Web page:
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Nottingham attacker Valdo Calocane to remain in high-security hospital 'very probably for the rest of his life'

A man who killed two Nottingham University students and a school caretaker in a knife and van rampage was told he "remains dangerous" as he was sentenced to be detained at a high-security hospital.

Valdo Calocane, 32, repeatedly stabbed Barnaby Webber and Grace O'Malley-Kumar, both aged 19, with a dagger as they walked home after a night out to celebrate the end of their exams.

He also knifed school caretaker Ian Coates, 65, to death as he made his way to work at Huntingdon Academy in the early hours of 13 June last year.

During sentencing, he was told he would be detained "very probably for the rest of [his] life".

But speaking outside court, the victims' families criticised the police, prosecutors and the NHS.

"This man made a mockery of the system and he has got away with murder," said Mr Coates' son James Coates.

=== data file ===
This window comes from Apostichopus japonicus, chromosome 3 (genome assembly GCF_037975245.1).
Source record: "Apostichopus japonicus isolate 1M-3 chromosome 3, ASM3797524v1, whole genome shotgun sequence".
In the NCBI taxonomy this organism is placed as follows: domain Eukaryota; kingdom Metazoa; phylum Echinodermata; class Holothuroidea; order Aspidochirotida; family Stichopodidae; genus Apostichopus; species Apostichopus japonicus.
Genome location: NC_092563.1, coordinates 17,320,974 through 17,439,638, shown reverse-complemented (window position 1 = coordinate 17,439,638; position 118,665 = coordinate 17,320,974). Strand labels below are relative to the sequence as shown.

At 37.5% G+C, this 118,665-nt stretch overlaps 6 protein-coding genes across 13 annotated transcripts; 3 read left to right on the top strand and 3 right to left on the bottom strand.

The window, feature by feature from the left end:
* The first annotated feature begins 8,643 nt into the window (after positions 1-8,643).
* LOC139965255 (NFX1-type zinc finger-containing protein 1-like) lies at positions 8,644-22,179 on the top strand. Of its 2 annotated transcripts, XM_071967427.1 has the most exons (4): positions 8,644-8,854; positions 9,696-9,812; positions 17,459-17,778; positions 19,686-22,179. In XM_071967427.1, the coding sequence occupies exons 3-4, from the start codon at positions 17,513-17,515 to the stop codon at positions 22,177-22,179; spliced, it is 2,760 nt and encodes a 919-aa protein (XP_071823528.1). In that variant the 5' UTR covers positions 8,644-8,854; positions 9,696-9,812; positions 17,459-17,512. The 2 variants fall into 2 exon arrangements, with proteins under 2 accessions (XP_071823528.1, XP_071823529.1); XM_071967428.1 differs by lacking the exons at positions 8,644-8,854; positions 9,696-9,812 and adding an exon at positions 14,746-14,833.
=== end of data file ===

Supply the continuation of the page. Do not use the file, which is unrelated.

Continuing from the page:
Mr Webber's mother Emma said "true justice has not been served today" and that her "devastated" family had been "let down".

"We trusted in our system, foolishly as it turned out," she said, telling the assistant chief constable of Nottinghamshire Police Rob Griffin: "You have blood on you hands.

"If you had just done your job properly, there's a very good chance my beautiful boy would be alive today."

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Prosecutors accepted Calocane's guilty pleas to their manslaughter, not murder, on the basis of diminished responsibility. He also admitted three counts of attempted murder after hitting three pedestrians in a van he stole from Mr Coates.

Nottingham Crown Court heard Calocane, who suffered from paranoid schizophrenia, had previously been detained in hospital four times under mental health laws and had a history of refusing to take his medication.

On Thursday, Mr Justice Turner said the injuries inflicted on the students were "unsurvivable", and referring to the attack on Mr Coates, he told Calocane: "You stabbed him to death with the same merciless ferocity."